Friday, April 5, 2013

Planting and Growing Quinoa

Quinoa is a small, hearty and delicious grain similar to millet. Though native to the Andes Mountains, its resilient nature allows it to grow in certain parts of the U.S. as well. Here are few tips from Carla Emery on growing, harvesting, and cooking quinoa

Climate: Colorado and New Mexico are good places to grow quinoa. It thrives in the 6,000-7,000-foot zone in the central Rocky Mountain area, in northern California and northward near the Pacific Ocean, and in the interior Northwest as well. Extremely hot weather actually holds back the seed setting process of this crop. According to Steve Solomon, "Its seeds sprout in chilly soil, and its frost-hardy seedlings may tolerate night temperatures in the low 20s."

Planting: Sow in spring in fertile soil as soon as the soil is warm (April or May). Steve Solomon again: "Quinoa must be sown early while there remains adequate soil moisture... early sowing - leading to the earliest possible harvest when weather is most likely to be dry - is essential... One organic farmer in the dry highlands of eastern Washington's Cascade foothills grows quinoa like wheat, because when crowded and under competition, the plants don't branch, but instead concentrate the harvest into a single seed head that can be harvested with a combine like wheat. I think the gardener will do better planting in rows about four feet apart, the seed sprinkled thinly in the row and gradually thinned to about eight inches in the row... Far less than an ounce of seed will sow 100 row feet, yielding 25 to 50 pounds of seed." 

Keep the seedbed damp until it has germinated. You can eat the young greens you get from thinning the plants; they're nutritious and tasty. Quinoa will grow about 4 feet high. Steve Solomon wrote, "Keep quinoa well-weeded to allocate all soil moisture to the crop. With only a little fertilizer, quinoa grows fast to a magnificent six or seven feet tall, with numerous bushy side shoots."

Harvesting and Using Quinoa

Harvesting: About mid-summer, it grows a sizable seed head heavy with tiny seeds. Harvest when dead ripe. You can thresh out the grain directly from the field, but threshing will be easier if you harvest and then dry the plants indoors a while more before the flailing. Steve Solomon: "The main hazard is rain. Should the drying seed be moistened, it will sprout right in the head; so if rain threatens once the seed is drying, the plants should be cut, bundled, and hung to finish under cover...When the heads are dry, thresh the seed by walking on the stalks, spread on a tarp. Clean by pouring the seed back and forth between two buckets in a mild breeze."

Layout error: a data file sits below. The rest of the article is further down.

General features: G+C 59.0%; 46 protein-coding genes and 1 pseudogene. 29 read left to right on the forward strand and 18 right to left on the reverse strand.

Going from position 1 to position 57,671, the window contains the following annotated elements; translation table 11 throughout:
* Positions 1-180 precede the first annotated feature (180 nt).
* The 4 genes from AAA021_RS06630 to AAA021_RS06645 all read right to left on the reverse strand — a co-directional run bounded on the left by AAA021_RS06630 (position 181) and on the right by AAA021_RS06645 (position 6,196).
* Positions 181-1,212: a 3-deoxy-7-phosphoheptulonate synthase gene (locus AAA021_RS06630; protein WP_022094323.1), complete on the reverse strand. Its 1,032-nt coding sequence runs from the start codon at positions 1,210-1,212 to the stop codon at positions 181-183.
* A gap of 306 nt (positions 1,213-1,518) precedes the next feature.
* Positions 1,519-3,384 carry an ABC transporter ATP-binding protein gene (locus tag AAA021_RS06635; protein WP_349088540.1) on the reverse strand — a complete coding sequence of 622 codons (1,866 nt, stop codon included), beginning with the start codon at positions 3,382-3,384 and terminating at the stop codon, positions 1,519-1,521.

Of Quinoa and Saponin: Steve Solomon: "The seed coat contains a bitter, somewhat poisonous soap or saponin that prevents insect damage and bird predation, but also must be removed before we can eat the grain.  Fortunately, the saponin can, with patience, be soaked out at home; commercially grown quinoa, which is beginning to appear in health-food stores, conveniently has the saponins and seed coat mechanically removed." Wash only as much quinoa as you're going to cook and eat very soon. The saponin coating needs to be on if the grain is to be stored.
  • Steve Solomon's Saponin Soak-Out. "Soak a pint of dry seed overnight in a half-gallon mason jar with a screen lid such as is used to sprout alfalfa, then drain and refill. Continue soaking the seed and rinsing with cold water two to four times a day. Some varieties have harder seed coats containing more saponin than others, and the hardness of your water will regulate the effectiveness of soaking. The foaming saponins may be removed in 36 hours at best; when the water stops foaming when rinsed, the seed is ready for cooking. If 72 hours of rinsing and soaking pass with no end to the foaming, bring the seed to a boil for only a moment, pour off the hot soapy water, cover again, boil rapidly again for only a moment, and pour off the water a second time. Now the seed is ready to cook."
  • Other Saponin Wash-Out Systems. Blend about 1⁄2 cup of quinoa with cold water at lowest speed. Keep pouring off the foaming water and adding fresh water. Repeat until the blending doesn't release any more foam. Another system is to make yourself a quinoa-washing bag out of a loose-weave cloth like muslin. Then put in the grain, tie the bag shut, and wash in a series of cold-water baths until there's no more foam released. 
Cooking Quinoa: Steve Solomon: "Add enough water to just about cover the soaked grain; simmer for 20 minutes or so. The cereal is good any time of day. Nutritionally it is oil-rich, and leaves you feeling satisfyingly full for a long time, much like oats." Quinoa grain has a delicate flavor and twice the protein of rice. Substitute in any rice recipes. Quinoa will expand to four times the original bulk in the cooking, so 1 cup of the uncooked grain will give you 4 cups to serve.

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